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Sita Slavov

Industry Spotlight > Women in Wealth

Why This Scholar Is Challenging Long-Held Assumptions About Retirement

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What You Need to Know

  • Sita Nataraj Slavov made headlines recently with a paper asserting that young people should not prioritize saving for retirement.
  • She and other scholars are questioning many long-held assumptions about the nature and desirability of 'retirement' in a changing world.
  • Another of her papers examines how rule changes have made delaying Social Security less attractive for singles and substantially more attractive for couples.

Ever since Sita Nataraj Slavov earned a doctorate in economics from Stanford University in 2003, she has been keenly interested in topics pertaining to the intersection of economics, retirement readiness and financial planning.

The reasons why, she tells ThinkAdvisor, have to do with the inherent complexity involved in framing and answering questions about the financial lives of working Americans. This is what Slavov does every day as a researcher working at the Schar School of Policy and Government at George Mason University.

On the one hand, Slavov says, the U.S. retirement planning system is undergoing a generational transformation away from defined benefit pensions in favor of defined contribution-style plans.

At the same time, the long-term solvency of the federal Social Security system, upon which many millions of Americans rely for the bulk of their retirement income, is in question — as are long-held assumptions about the nature and desirability of “retirement” itself in a world in which longevity continues to increase.

All of these interplaying factors present rich ground for academic exploration, Slavov says. Any given research project, whether it seeks to understand the Social Security claiming patterns of immigrants in the U.S. or to measure the “implicit” taxation of work at older ages, will involve considerations that cut across the traditional fields of economics, psychology, public health, statistics and more.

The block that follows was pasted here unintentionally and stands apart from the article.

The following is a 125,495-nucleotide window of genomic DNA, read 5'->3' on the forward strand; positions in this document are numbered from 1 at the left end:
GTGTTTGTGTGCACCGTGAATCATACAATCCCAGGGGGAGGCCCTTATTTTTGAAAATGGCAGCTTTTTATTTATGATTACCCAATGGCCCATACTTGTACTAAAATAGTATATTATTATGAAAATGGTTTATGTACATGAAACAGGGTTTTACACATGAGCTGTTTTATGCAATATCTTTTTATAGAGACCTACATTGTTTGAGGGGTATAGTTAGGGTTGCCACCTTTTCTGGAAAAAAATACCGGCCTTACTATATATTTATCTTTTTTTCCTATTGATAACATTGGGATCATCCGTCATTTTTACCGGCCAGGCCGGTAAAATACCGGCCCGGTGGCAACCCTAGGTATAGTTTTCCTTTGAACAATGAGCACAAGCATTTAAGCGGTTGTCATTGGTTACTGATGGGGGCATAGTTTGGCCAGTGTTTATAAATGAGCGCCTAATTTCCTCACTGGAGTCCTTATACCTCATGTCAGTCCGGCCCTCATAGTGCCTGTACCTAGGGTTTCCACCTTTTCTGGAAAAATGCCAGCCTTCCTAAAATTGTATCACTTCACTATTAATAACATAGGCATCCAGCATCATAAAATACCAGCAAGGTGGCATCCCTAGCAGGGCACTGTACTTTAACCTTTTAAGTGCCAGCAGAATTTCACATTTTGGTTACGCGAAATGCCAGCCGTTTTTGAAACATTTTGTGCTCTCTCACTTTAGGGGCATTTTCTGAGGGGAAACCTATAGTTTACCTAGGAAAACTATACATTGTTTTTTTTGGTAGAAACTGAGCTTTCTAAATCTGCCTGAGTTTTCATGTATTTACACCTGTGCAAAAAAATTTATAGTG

The stakes are high, Slavov says, considering the impending retirement of the baby boomers and the new pressures being put on younger generations to manage their own financial wellness during and after their time in the labor force.

As such, Slavov hopes her work can provide ongoing insight and guidance to financial planning professionals, policymakers and the broader public alike. Only by grappling with tough questions can these stakeholders hope to optimize outcomes and improve the collective retirement readiness of workers in the U.S.

The Early Savings Debate

Among her most recent analyses is a paper that grabbed the attention of ThinkAdvisor readers in its conclusion that, as Slavov summarizes, “more savings isn’t always better.” Developed with a team of three other respected researchers, Slavov’s paper questions the common wisdom that it is almost always better for individuals to begin saving and investing for retirement as early as possible.

According to Slavov and her colleagues, this assumption is so deeply baked into the mind of the typical financial professional that it seems almost beyond dispute. But, according to the analysis, the assumption is often not evaluated against a meaningful benchmark, such that it deserves to be questioned.

The authors suggest a reasonable benchmark would be a lifecycle model, in which rational individuals allocate resources over their lifetimes with the aim of avoiding sharp changes in their standard of living.